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A Questioning Life: The Hows and Whys in the Application of Plant Science

A Questioning Life: The Hows and Whys in the Application of Plant Science

Atkinson, Chris (2017) A Questioning Life: The Hows and Whys in the Application of Plant Science. Technical Report. Universtiy of Greenwich.

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Abstract

Chris Atkinson is a plant scientist at the Natural Resources Institute, University of Greenwich and currently carries out research and teaching in crop science and its application to agriculture and horticulture. Chris’s early career saw him working for Unilever Ltd. and for AFRC at the Rothamsted Research Station in Harpenden, where his career was inspired to change direction from analytical chemistry to plant science. On retraining he gained a First Class Honours degree in Applied Biology from the University of London in 1979. His love of ‘places wild’ and the opportunity to study mountain plants lead him to U.C.N.W. and the School of Plant Biology, Bangor and a Ph.D. on the physiological ecology of montane grasslands (Atkinson, 1982) from the University of Wales. Yes he did take Welsh lessons, but eventually decided it was easier to marry a Welsh-speaker. On finishing his Ph.D. he worked the Dr. Pat Denne in the Department of Forestry, at the University of Wales, learning much about trees that would one day underpin his research. The opportunity arose in 1984 to work with Prof. Harold Mooney and Bill Winner at Stanford University in California and in Virginia at Virginia Polytechnic Institute and State University. The magnificence of living in Appalachia and seeing an ‘Appalachian Fall’ is a sight never forgotten, but the attraction of ‘Lakeland’ even greater and the Atkinson’s moved to Lancaster. His third and final postdoctoral position came when Prof. Terry Mansfield FRS and Bill Davies, at Lancaster University, invited him to work on a project linked to the chemical control of stomatal behaviour (funded by Shell UK). Six years in Lancaster saw Chris become a Research Fellow as he started writing and delivering his own research proposals. In order to breakout of the post-doctoral cycle of short-term contacts and limited stability, Chris with some reluctance, left Lancaster to come to the warmer and drier south and join Horticulture Research International (HRI) at East Malling, as a Senior Scientific Officer, in the Crop Physiology Department. Those 2 years in forestry had all been worthwhile as he now worked on perennial woody crops (fruit trees). Lots of hard work and the drive to carry out science in manner which would be of use to an industry saw him promoted to Principle Research Scientist, within the Perennial Quality and Biotechnology Team. Further promotions came and he became an Executive Member of East Malling Research’s Science Management Team, and was part of the team that achieved privatisation status for the institute in 2006. As Head of Science for the newly privatised organisation he oversaw, with the Group Secretary and Finance Director, East Malling Research balancing its financial books for a number of years. Further changes saw him become the Deputy Chief Executive and Senior Programme Leader (Resource Use for Sustainable Production). Chris also became a Fellow of the Chartered Institute of Horticulture and the Royal Society of Biology, before accepting a Chair at NRI, University of Greenwich, in 2012 and is now the Professor of Sustainable Agriculture and Climate Change. His main research interests focus on understanding the impact of environmental factors on the growth and development of crops, particularly fruits. A major part of his work is on the impacts of drought on crop physiology and production. His research also includes studies of the influence of temperature on the growth and quality of fruit, the impact of autumn temperatures/chilling on the flowering and cropping, and developing strategies to optimise production and examining environmental differences in the ability to set and retain fruit. The tolerance mechanisms of different rootstocks, to drought, have also been a subject for investigation. Recent work is directed at the impacts of soil applied biochar and health benefits of fruit consumption, particularly with respect to agronomic ways to enhance fruit bioactive compounds. His research has also included work on perennial biomass crops, enhancing Artemisia production, and pharmaceutical protein production in transformed tobacco. He has also acted as a peer journal reviewer for a wide range of international plant science journals (>20), for many years, and as the editor of the journal Plant Growth Regulation, as well as, a consultant/reviewer for both national and international Research Councils and organisations such as BBSRC, FCT, NERC, DFID, FAO and USDA. His career has resulted in over 250 publications of which over 100 have been in peer-reviewed international journals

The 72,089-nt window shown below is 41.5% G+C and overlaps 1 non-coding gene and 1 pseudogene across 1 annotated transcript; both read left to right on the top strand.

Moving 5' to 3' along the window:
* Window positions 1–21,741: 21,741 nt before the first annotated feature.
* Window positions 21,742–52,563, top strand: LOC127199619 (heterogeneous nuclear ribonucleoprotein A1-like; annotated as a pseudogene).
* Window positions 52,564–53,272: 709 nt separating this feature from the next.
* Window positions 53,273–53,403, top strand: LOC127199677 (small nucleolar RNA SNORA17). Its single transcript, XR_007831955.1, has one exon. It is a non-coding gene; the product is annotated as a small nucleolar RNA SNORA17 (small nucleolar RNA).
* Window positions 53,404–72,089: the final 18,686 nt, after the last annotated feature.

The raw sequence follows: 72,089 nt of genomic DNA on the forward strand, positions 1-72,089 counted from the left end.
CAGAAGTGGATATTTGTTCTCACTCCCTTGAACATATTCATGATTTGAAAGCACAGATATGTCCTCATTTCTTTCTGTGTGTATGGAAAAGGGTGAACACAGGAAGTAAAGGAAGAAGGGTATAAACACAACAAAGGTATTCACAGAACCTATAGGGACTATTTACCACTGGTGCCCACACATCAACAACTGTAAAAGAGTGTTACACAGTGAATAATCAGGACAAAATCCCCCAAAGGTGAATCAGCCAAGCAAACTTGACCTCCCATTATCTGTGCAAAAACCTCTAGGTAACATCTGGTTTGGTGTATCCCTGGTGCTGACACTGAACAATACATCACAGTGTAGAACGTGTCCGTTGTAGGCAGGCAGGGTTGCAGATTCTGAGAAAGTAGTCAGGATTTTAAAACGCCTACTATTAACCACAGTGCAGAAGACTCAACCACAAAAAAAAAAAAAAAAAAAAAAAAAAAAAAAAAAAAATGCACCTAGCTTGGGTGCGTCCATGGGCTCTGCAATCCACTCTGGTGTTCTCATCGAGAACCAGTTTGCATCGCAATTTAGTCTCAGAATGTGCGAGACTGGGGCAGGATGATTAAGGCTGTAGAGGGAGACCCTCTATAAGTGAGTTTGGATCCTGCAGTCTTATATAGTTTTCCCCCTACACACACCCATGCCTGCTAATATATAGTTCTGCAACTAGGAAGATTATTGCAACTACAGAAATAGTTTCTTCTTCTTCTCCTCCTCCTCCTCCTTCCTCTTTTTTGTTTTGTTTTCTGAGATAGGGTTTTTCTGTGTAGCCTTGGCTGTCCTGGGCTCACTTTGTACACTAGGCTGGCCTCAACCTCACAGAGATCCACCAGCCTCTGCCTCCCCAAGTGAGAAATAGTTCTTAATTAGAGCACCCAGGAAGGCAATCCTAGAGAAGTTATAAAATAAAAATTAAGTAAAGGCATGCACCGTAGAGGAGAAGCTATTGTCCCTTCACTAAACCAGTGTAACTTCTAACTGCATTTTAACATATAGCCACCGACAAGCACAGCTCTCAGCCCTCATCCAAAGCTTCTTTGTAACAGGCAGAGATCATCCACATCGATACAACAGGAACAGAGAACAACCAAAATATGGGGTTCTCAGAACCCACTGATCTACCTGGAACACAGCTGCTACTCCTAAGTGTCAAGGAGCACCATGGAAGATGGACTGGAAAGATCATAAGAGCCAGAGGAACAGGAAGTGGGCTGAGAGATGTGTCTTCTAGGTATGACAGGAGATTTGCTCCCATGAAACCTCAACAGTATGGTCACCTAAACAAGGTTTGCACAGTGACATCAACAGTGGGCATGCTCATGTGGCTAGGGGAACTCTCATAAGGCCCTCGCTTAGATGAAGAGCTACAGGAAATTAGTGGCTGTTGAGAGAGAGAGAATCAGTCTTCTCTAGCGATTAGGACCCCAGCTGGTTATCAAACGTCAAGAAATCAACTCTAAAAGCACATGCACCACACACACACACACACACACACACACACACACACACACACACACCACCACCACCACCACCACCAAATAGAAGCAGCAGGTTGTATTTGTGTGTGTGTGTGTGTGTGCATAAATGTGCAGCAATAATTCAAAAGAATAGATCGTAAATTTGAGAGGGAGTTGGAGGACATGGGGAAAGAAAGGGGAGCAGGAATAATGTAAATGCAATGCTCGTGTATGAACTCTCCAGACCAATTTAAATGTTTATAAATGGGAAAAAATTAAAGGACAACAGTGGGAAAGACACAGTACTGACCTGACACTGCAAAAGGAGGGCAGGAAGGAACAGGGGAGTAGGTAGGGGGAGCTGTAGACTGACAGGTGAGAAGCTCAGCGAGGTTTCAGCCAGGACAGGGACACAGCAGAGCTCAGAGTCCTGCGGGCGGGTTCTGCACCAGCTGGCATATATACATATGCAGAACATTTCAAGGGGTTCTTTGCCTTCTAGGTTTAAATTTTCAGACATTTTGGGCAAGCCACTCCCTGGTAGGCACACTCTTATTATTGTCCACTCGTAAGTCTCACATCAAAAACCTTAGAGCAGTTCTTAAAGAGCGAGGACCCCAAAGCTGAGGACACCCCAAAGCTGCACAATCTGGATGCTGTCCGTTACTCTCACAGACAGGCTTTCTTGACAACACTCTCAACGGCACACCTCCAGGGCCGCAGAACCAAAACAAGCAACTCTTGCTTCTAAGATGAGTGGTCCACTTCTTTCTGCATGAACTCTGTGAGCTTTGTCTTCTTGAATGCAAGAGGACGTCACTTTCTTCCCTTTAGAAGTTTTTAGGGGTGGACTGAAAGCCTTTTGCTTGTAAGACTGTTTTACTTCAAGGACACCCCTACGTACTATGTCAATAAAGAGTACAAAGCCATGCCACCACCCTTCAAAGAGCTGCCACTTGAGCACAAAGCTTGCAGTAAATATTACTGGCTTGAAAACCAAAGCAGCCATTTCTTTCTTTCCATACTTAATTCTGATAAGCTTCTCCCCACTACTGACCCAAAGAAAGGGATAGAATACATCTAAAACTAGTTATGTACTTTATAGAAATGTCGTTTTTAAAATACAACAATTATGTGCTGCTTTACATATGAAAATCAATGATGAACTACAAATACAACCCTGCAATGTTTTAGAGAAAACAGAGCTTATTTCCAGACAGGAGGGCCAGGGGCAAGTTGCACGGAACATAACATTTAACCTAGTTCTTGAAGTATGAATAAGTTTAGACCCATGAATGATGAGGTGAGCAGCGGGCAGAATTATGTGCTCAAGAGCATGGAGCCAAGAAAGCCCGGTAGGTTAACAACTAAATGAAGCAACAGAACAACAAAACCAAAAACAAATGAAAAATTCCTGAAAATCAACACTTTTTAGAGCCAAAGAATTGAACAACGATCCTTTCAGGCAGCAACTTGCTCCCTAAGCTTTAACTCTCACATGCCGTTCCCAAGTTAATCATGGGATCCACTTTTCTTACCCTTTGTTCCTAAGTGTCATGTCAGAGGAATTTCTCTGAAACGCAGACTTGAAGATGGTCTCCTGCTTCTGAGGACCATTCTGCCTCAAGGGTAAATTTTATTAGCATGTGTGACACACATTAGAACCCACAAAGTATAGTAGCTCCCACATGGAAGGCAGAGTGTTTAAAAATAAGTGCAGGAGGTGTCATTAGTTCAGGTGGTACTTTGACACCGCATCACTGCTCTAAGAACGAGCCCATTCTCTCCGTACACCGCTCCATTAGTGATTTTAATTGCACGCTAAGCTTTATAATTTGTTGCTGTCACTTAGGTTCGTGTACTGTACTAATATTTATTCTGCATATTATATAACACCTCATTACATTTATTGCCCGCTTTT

Item Type: Monograph (Technical Report)
Uncontrolled Keywords: CJ Atkinson, Inaugural lecture, Natural Resources Institute
Subjects: S Agriculture > S Agriculture (General)
Faculty / Department / Research Group: Faculty of Engineering & Science
Faculty of Engineering & Science > Natural Resources Institute
Faculty of Engineering & Science > Natural Resources Institute > Agriculture, Health & Environment Department
Last Modified: 10 Jul 2017 11:45
Selected for GREAT 2016: None
Selected for GREAT 2017: None
Selected for GREAT 2018: None
URI: http://gala.gre.ac.uk/id/eprint/17470

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